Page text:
[R-sig-finance] Using R in equity research

Jim McLoughlin jimmcloughlin at earthlink.net
Mon Jun 7 20:18:30 CEST 2004


> It seems to me that there are numerous tools available
> in R that can be put to good use in more mundane
> research tasks, things like determining sensitivities
> of earnings to economic growth and interest rates, or
> the sensitivity of price to sales ratios to
> profitability, leverage, and growth, or using ancova
> and time series data to estimate quarterly margins for
> a given company or industry. I've not yet seen a
> "cookbook" for accomplishing this kind of research.

I think the ultimate goal of this kind of research is still to explain 
the cross section of returns, or to differentiate future winners from 
losers.  While you may be interested in earnings, price sales ratios, 
etc, these are really intermediate results.  Once you have these 
numbers, the question is: now that  have better earnings / sales 
estimates, how should I use them?  I would look at this as more of a 
two step problem: 1) trying to obtain better forecasts of earnings, 
etc; 2) using these forecasts to explain the cross section of returns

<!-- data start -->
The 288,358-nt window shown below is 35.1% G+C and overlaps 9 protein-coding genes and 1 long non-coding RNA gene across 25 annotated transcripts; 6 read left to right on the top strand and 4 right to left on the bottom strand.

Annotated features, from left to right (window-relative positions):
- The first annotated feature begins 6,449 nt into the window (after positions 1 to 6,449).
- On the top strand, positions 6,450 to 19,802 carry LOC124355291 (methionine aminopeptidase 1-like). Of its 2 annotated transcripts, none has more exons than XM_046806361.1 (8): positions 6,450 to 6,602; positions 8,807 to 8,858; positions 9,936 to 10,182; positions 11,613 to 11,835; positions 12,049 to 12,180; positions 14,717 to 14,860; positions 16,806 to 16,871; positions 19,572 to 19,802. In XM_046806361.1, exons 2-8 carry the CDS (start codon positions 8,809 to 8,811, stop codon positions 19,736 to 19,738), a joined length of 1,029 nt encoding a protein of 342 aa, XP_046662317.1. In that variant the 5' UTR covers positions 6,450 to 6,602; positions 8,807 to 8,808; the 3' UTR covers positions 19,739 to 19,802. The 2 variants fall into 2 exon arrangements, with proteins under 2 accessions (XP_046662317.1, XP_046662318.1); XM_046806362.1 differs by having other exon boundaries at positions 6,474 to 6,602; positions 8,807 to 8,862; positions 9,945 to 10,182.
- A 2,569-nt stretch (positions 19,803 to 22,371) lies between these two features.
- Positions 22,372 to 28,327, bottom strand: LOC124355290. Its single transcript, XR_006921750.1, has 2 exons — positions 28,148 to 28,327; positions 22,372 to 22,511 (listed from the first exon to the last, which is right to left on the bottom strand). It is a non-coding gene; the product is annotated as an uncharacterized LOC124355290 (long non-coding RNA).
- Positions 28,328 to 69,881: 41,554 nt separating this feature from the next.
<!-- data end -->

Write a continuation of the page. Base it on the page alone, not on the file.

ala fama french, or to form portfolios of winners/losers.

There is a lot of research going along these lines, and it is one of 
the reasons Accounting is such a hot field these days.  Much of the 
accounting research is concerned with using fine grained balance sheet 
items as building blocks to better estimates of earnings, residual 
income, return on assets, etc.

I don't have exact references handy (and a lot of what I've read are 
working papers), but some of the names to check out are

Charles Lee (Cornell) - 

Stephen Penman (Columbia) - there are specific papers by Ou and Penman, 
and Nassem and Penman

David Hirshleifer (Ohio State) - 

I think the Accounting literature is where you will find the gap 
bridged between fundamental "CFA" style analysis and more rigorous 


Jim M

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